The Clock of the Long Now….

My column’s title is borrowed from a project to build a clock that runs for 10,000 years. Why do you need a clock like that? One of the founders of the project felt that his whole life he had been looking towards the year 2000. Everyone always talked about how this and that would change, or how this and that would be invented, all by the year 2000. The movies of the 1970s and 1980s were filled with “futuristic” themes of life after, or around, the year 2000. Everything climaxed with the final years of the 1990s, and many around the world held their breath as Y2K approached. Then a strange thing happened on January 1st, 2000….and the strange thing was that nothing happened at all. Now you never hear anyone say how this and that will change by the year 2018, or how this and that will be invented by the year 2025. Nope….as a society, we have turned into the Cubs fan prior to 2003: we are just kind of floating along in the present, and we are not focused on accomplishing anything of note by any particular date down the road in our future.

So the founders of the Clock of the Long Now wish to build this incredible machine to help give our culture, and future cultures, a way to truly grasp the future and the magnitude of time that lies ahead of us all. The clock ticks once a year, bongs once a century, and the cuckoo comes out every millennium….giving society landmarks in the future to look forward to, and reestablishing meaning to the questions on what life will be like many years in our future….such as by the next time the clock ticks or bongs….

We all need a Purpose….

If I have lost all you CCO readers at this point, then I do apologize (and yes, I am actually drug-free), but the point I am trying to make, in my usual long and rambling manner, is that we all need to have a purpose in life….a goal, if you will. However, sometimes we need to hit the restart button, and establish new goals and find a new purpose to strive for. Sometimes we have to do this because we reached our goals, and sometimes we have to do this because our goals have become unreachable (sometimes through no fault of our own). If you spent your life training to climb Mount Rushmore, and it blew up, then you probably have to come up with a new goal. If you prepared all your life to be the worst pitcher in Major League Baseball to be given a $6 million contract, and you happened to turn on WGN one night and see Glendon Rusch pitching, then you probably have to come up with a new goal. You get the idea….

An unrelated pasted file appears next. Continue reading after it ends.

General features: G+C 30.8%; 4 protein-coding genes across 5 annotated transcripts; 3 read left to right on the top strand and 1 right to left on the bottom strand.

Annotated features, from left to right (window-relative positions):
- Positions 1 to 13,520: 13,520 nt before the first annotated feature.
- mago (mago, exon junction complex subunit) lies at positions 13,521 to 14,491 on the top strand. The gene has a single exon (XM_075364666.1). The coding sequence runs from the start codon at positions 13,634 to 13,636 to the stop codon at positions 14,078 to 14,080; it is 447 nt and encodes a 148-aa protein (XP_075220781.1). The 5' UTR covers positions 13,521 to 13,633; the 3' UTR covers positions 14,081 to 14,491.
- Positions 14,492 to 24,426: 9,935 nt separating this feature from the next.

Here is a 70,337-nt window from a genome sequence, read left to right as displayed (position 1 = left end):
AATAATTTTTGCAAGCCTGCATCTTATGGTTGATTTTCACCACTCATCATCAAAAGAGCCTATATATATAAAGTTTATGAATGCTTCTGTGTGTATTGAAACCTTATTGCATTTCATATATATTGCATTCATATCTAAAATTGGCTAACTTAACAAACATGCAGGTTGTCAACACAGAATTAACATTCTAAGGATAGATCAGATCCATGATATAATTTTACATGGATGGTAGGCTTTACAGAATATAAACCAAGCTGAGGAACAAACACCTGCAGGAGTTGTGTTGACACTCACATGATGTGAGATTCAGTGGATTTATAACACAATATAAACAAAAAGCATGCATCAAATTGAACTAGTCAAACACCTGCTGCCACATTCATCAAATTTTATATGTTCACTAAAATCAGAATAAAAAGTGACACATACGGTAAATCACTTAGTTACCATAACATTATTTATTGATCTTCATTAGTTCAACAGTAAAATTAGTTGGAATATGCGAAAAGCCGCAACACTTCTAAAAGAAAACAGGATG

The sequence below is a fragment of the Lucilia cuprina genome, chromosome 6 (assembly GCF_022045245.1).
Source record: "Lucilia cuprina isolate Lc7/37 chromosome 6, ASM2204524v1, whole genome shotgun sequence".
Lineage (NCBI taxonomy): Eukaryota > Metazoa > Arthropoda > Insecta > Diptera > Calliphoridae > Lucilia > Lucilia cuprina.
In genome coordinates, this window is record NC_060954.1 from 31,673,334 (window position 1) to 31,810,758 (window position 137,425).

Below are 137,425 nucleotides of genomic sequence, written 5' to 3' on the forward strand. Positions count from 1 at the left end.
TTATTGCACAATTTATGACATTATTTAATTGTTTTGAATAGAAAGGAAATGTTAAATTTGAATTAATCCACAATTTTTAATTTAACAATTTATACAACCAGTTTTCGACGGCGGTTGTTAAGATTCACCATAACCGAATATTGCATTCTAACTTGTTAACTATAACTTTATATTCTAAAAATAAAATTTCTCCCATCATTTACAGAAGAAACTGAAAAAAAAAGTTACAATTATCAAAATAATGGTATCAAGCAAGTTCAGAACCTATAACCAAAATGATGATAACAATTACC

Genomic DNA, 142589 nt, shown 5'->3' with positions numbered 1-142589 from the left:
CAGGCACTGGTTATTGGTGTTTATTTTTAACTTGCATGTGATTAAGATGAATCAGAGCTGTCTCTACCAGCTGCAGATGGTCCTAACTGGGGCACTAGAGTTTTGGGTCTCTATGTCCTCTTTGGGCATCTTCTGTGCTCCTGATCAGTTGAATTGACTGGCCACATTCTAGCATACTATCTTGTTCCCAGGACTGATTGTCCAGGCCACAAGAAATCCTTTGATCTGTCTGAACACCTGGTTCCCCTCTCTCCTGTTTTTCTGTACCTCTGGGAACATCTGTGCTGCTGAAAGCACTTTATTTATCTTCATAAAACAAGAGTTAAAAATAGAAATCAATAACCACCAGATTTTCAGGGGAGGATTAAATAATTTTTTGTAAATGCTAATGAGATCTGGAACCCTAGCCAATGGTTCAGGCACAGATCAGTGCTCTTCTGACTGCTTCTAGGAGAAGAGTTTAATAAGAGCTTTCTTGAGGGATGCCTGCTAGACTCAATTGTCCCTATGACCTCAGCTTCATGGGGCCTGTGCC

So I am drawing a line in the sand, here and now, for myself, and on behalf of all the Cubs Faithful: if we don’t win it all this year, then let’s leave 2003 and 2004 in the past, retool and regroup, and create a new goal for the future. Our goal can still be to win the World Series, but we need to stop holding onto the idea of relying on Wood and Prior to get us there. I have not given up on this season yet, but it is always prudent to look to the future, and the reality is that the 2007 roster is likely to look drastically different than we know it today. Next week I will go over who is under contract for next year, and who is not, and try to give you my vision of what the 2007 team may look like. For the present, let’s hope for a quick return of Lee and Prior, and that Wood comes off the DL to pitch solidly, and consistently, the rest of the year, and that 2006 finally quenches the thirst we acquired in October of 2003. All the while, and regardless of what happens this year, perhaps Cedeno, Murton, Zambrano, Marshall, and Marmol all represent new pieces of a new dream, a new reality, and a new clock by which all Cubs fans may start keeping track of time, in the future. Until next time, CCO readers, let’s go Cubs!

Quote of the Day

"When you play, play hard; when you work, don’t play at all." – Theodore Roosevelt